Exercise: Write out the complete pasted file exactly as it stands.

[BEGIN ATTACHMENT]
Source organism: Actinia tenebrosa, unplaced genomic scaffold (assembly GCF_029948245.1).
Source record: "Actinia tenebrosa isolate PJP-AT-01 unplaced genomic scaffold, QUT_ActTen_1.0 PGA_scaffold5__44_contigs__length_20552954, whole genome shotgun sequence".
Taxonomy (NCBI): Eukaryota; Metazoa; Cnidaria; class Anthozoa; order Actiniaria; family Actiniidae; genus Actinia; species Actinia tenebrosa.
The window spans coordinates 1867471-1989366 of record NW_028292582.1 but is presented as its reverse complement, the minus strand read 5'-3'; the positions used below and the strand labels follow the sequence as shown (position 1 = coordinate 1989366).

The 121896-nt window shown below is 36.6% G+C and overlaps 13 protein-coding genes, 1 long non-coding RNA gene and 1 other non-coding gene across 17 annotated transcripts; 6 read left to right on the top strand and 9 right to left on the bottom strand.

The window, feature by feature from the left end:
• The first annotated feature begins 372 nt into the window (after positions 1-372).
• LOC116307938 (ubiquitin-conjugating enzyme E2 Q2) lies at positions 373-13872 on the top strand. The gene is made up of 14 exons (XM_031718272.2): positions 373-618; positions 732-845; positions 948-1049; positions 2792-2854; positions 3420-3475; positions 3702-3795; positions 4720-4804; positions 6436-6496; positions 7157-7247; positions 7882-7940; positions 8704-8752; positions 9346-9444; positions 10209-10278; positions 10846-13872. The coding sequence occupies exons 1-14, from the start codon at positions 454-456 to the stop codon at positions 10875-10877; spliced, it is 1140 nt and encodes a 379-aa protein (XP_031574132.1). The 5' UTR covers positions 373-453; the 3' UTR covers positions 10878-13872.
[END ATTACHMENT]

Source organism: Actinia tenebrosa, unplaced genomic scaffold (assembly GCF_029948245.1).
Source record: "Actinia tenebrosa isolate PJP-AT-01 unplaced genomic scaffold, QUT_ActTen_1.0 PGA_scaffold5__44_contigs__length_20552954, whole genome shotgun sequence".
Taxonomy (NCBI): Eukaryota; Metazoa; Cnidaria; class Anthozoa; order Actiniaria; family Actiniidae; genus Actinia; species Actinia tenebrosa.
The window spans coordinates 1867471-1989366 of record NW_028292582.1 but is presented as its reverse complement, the minus strand read 5'-3'; the positions used below and the strand labels follow the sequence as shown (position 1 = coordinate 1989366).

The 121896-nt window shown below is 36.6% G+C and overlaps 13 protein-coding genes, 1 long non-coding RNA gene and 1 other non-coding gene across 17 annotated transcripts; 6 read left to right on the top strand and 9 right to left on the bottom strand.

The window, feature by feature from the left end:
• The first annotated feature begins 372 nt into the window (after positions 1-372).
• LOC116307938 (ubiquitin-conjugating enzyme E2 Q2) lies at positions 373-13872 on the top strand. The gene is made up of 14 exons (XM_031718272.2): positions 373-618; positions 732-845; positions 948-1049; positions 2792-2854; positions 3420-3475; positions 3702-3795; positions 4720-4804; positions 6436-6496; positions 7157-7247; positions 7882-7940; positions 8704-8752; positions 9346-9444; positions 10209-10278; positions 10846-13872. The coding sequence occupies exons 1-14, from the start codon at positions 454-456 to the stop codon at positions 10875-10877; spliced, it is 1140 nt and encodes a 379-aa protein (XP_031574132.1). The 5' UTR covers positions 373-453; the 3' UTR covers positions 10878-13872.